The head of California’s community college system, the country’s largest, has joined other education leaders in the state by declaring that he will resist any effort by the federal government to deport illegal immigrants within his student body.
Eloy Ortiz Oakley is chancellor of California Community Colleges, a network of some 113 campuses and the largest unified education system in the country with about 2 million students.
In a statement of principles released Monday evening, Oakley joined the University of California and California State University in declaring that he would do everything legally possible to obstruct deportation efforts by the incoming Trump administration.
While Oakley didn’t pledge to break any laws, he did say the school would accept any student regardless of immigration status, and would refuse to turn over student information to the federal government unless ordered to do so by a warrant or subpoena.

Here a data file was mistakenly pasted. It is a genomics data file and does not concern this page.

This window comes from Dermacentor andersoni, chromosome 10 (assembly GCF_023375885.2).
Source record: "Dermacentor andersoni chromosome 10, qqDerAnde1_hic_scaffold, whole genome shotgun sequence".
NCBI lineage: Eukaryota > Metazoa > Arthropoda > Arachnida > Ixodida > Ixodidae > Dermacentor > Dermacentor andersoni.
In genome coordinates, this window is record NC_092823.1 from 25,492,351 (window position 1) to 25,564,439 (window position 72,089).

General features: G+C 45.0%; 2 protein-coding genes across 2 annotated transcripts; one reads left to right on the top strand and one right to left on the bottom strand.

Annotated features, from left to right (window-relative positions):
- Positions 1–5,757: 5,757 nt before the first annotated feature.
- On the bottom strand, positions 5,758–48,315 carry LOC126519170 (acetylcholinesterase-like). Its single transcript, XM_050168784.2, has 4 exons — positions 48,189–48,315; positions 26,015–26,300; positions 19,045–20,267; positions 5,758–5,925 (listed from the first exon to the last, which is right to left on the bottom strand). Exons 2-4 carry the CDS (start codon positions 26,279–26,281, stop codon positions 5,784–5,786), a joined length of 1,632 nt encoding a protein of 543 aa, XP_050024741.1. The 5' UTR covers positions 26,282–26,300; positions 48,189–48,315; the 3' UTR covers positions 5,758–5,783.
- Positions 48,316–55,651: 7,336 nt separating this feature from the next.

Oakley also said the school would also actively resist any federal attempt to create a registry of students based on a list of characteristics that includes national origin.
Oakley was blunt in saying that he opposed any enforcement of U.S. immigration laws for students who arrived in the U.S. illegally as minors.
“It is vital that these students, who were brought to this country as children, have the ability to learn without fear of being deported,” Oakley said. “The California community colleges stand with these students because they represent some of the best qualities that our state and nation have to offer.”
Thousands of students around the country have protested with demands that universities declare themselves “sanctuary campuses” dedicated to protecting illegal immigrants from deportation.
Several colleges have answered the call, but by far the most important have been the three major college networks in California. Due to their immense size and their presence in California (which has a high illegal immigrant population), the colleges are believed to have substantially more illegal immigrant students than the typical school in the U.S.
With its immense size and low admissions requirements, California Community Colleges may have more illegal students than any other college network.